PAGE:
Shirley Miller, 43, pleaded guilty to grand larceny and attempted grand larceny in October 2005, a year after she was indicted on 11 counts, including criminal possession of stolen property and scheming to defraud, according to the DA's office. The grand larceny charges were classified as hate crimes under state law because Miller targeted her victims based on their age, Queens DA Richard Brown said in a statement.The former Bayside woman took money from two men and attempted to defraud two others between 1998 to 2004 by using aliases and fake stories of personal hardship to gain their sympathies, the DA said. Miller told victims among other phony stories that she needed money for cancer treatment, that her parents had been killed and that she needed money to start a business. All the victims were between 75 and 85 years old.The investigation began in late 2003 after one of the men reported her to the DA's office. Miller fled to Hollywood, Fla., in 2004 and was arrested there in September of that year. After her arrest, the DA said she had taken more than $500,000 from victims and attempted to steal $70,000 more."Crimes involving the financial exploitation of the elderly, particularly those involving so-called 'sweetheart scams,' are among the most devastating forms of elder abuse," Brown said in a statement. He pointed out that Miller's case was the first financial crime against the elderly prosecuted under the hate crimes law in Queens.After her plea deal in October 2005, Miller paid $175,000 in restitution to her victims.Miller was part of a ring of three alleged sweetheart scammers being prosecuted by the Queens district attorney's office, the TimesLedger reported in October. The women know each other, an assistant district attorney in the DA's Economic Crimes Bureau said at the time.Nancy Jace, a 38-year-old Flushing woman, was sentenced to six months in jail and made to pay $260,000 in restitution in 2004 on charges of defrauding five elderly men. Former East Elmhurst resident Sherry Kaslov, 30, was indicted in October on seven counts of grand larceny as a hate crime in connection with scamming two men in their 80s from Jackson Heights and Rego Park, according to the DA's office.Reach reporter John Tozzi by e-mail at news@times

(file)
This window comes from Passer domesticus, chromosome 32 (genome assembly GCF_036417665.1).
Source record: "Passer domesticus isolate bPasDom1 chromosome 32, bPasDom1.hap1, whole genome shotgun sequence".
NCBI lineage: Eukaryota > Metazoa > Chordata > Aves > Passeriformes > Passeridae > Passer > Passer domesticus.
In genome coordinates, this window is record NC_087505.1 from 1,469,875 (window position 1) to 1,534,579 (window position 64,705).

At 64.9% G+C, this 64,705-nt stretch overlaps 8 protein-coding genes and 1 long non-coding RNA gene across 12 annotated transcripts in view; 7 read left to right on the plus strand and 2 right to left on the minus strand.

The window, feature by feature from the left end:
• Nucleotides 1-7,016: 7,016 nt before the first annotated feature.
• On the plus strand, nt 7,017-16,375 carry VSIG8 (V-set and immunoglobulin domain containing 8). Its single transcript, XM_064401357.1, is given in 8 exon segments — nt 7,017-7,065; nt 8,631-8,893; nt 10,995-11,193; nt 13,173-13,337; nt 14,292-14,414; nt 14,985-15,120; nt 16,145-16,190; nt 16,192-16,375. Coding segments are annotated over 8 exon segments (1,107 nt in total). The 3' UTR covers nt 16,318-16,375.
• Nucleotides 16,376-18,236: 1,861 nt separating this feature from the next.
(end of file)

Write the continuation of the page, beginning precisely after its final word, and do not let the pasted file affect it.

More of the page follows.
©2006 Community News Group
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